The good news: On Jan. 23, the Supreme Court decided (US v Jones) that the police can’t attach a GPS tracking device to your car without a warrant.
The bad news: According to Julia Angwin in The Wall Street Journal, the FBI had already deployed around 3,000 such devices prior to the Supreme Court decision.
The good news: The FBI is in the process of decommissioning those 3,000 GPS devices, which are now illegal. Further, the FBI is pondering the limitations that might arise from the concurring opinions in the case, suggesting that citizens have a reasonable expectation of privacy in their general comings and goings, even when conducted in public. According to FBI General Counsel Andrew Weissmann, “From a law enforcement perspective, even though it’s not technically holding, we have to anticipate how it’s going to go down the road.”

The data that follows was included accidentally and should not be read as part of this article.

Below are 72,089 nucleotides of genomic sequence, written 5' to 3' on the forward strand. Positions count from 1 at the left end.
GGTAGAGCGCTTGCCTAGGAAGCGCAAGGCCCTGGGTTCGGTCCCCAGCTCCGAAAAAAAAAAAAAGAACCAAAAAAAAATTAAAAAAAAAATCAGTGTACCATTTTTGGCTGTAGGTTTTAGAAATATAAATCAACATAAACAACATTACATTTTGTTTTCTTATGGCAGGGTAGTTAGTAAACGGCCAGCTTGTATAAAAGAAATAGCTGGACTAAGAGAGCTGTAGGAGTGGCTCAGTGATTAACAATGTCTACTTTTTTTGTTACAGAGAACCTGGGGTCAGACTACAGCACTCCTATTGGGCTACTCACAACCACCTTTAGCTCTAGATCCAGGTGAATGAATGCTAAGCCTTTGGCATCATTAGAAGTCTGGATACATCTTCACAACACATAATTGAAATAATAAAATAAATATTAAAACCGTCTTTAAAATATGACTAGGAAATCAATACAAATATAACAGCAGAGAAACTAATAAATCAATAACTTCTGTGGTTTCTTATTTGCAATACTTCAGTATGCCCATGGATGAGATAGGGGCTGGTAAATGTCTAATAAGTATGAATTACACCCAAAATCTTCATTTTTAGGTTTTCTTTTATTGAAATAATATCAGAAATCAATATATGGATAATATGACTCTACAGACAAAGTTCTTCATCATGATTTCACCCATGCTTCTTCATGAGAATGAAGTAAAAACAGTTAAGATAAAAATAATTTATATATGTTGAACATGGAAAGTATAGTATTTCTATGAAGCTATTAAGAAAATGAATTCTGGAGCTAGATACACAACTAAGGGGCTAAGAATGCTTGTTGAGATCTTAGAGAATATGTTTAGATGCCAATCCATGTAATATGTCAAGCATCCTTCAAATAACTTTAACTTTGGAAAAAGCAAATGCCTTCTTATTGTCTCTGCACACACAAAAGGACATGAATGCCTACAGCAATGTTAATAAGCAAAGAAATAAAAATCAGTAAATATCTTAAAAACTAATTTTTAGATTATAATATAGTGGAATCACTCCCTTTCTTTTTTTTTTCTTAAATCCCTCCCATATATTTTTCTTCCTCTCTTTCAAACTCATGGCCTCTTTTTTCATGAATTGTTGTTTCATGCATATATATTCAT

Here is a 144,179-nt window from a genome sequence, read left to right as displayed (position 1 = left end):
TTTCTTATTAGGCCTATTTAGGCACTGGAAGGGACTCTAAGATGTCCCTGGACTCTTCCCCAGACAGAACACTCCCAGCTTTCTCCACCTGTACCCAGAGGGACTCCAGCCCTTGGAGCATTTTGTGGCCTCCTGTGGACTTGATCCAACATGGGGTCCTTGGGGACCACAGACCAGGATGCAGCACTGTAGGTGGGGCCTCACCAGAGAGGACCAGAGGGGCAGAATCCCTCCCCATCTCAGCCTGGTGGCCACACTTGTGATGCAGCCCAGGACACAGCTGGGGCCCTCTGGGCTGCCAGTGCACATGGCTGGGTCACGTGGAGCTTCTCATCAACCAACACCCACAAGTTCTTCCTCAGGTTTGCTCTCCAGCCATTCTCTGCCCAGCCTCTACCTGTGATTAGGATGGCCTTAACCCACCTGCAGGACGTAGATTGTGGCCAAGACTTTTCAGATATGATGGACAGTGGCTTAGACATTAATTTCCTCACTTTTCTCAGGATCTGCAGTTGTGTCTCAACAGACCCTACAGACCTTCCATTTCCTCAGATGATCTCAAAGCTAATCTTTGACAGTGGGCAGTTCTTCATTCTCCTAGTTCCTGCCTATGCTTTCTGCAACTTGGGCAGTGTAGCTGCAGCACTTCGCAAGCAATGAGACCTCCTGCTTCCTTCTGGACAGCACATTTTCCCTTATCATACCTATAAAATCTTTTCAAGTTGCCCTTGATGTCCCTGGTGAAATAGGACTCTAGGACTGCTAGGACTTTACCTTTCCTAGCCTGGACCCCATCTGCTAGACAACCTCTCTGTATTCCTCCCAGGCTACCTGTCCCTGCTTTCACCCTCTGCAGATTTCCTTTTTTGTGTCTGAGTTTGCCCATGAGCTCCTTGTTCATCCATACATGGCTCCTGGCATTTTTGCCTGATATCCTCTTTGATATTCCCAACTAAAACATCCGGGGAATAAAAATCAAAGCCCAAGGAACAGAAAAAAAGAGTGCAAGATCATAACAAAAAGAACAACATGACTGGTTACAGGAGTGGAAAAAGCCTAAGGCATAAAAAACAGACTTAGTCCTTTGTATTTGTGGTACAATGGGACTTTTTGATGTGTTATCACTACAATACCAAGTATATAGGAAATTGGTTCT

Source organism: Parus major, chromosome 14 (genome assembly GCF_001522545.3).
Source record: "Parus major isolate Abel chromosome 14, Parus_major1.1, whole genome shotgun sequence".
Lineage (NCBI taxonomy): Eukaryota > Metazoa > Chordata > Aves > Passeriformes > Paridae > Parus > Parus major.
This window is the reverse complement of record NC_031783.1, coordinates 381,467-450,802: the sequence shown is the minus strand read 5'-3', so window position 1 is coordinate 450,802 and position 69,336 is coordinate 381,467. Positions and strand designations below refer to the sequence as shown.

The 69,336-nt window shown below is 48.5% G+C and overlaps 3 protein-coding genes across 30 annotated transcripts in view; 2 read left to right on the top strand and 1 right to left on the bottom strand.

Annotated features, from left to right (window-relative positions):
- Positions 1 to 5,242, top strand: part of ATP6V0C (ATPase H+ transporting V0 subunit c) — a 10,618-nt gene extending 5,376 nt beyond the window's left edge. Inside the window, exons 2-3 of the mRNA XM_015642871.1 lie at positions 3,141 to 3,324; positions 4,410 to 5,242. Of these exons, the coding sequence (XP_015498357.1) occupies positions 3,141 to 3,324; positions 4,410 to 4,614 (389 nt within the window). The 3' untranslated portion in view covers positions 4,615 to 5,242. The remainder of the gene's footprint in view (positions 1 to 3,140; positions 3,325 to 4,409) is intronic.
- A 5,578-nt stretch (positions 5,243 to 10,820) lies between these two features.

The lesson: For some amount of time, the FBI was secretly conducting warrantless 7×24 tracking of 3,000 automobiles, a covert program ratcheting us one step closer to a total-surveillance police state. It took only one of those 3,000 targeted individuals to question the legality of the procedure and bring it to an end, but it did require that one person to speak up. There is great power in a single voice and great risk in communal silence.